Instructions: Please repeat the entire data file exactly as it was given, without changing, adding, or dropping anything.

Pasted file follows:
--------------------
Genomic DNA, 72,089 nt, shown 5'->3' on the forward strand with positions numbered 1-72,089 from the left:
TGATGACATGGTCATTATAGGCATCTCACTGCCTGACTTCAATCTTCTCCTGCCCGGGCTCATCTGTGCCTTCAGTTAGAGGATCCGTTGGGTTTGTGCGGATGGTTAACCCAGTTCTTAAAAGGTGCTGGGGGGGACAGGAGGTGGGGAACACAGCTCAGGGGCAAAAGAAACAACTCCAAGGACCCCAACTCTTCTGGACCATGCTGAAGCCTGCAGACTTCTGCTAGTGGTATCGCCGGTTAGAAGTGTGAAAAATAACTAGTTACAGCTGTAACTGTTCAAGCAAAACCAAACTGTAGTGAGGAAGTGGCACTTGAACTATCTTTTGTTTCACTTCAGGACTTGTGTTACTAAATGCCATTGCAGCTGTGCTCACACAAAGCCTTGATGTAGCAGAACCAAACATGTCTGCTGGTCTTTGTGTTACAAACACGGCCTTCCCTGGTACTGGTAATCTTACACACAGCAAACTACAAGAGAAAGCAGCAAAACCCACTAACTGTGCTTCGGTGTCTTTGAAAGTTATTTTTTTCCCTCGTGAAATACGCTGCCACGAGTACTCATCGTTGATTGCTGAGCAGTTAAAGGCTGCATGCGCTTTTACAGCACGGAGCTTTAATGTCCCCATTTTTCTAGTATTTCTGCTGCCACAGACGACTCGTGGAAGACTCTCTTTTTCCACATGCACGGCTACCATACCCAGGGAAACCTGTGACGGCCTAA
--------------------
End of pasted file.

Genomic DNA, 72,089 nt, shown 5'->3' on the forward strand with positions numbered 1-72,089 from the left:
TGATGACATGGTCATTATAGGCATCTCACTGCCTGACTTCAATCTTCTCCTGCCCGGGCTCATCTGTGCCTTCAGTTAGAGGATCCGTTGGGTTTGTGCGGATGGTTAACCCAGTTCTTAAAAGGTGCTGGGGGGGACAGGAGGTGGGGAACACAGCTCAGGGGCAAAAGAAACAACTCCAAGGACCCCAACTCTTCTGGACCATGCTGAAGCCTGCAGACTTCTGCTAGTGGTATCGCCGGTTAGAAGTGTGAAAAATAACTAGTTACAGCTGTAACTGTTCAAGCAAAACCAAACTGTAGTGAGGAAGTGGCACTTGAACTATCTTTTGTTTCACTTCAGGACTTGTGTTACTAAATGCCATTGCAGCTGTGCTCACACAAAGCCTTGATGTAGCAGAACCAAACATGTCTGCTGGTCTTTGTGTTACAAACACGGCCTTCCCTGGTACTGGTAATCTTACACACAGCAAACTACAAGAGAAAGCAGCAAAACCCACTAACTGTGCTTCGGTGTCTTTGAAAGTTATTTTTTTCCCTCGTGAAATACGCTGCCACGAGTACTCATCGTTGATTGCTGAGCAGTTAAAGGCTGCATGCGCTTTTACAGCACGGAGCTTTAATGTCCCCATTTTTCTAGTATTTCTGCTGCCACAGACGACTCGTGGAAGACTCTCTTTTTCCACATGCACGGCTACCATACCCAGGGAAACCTGTGACGGCCTAA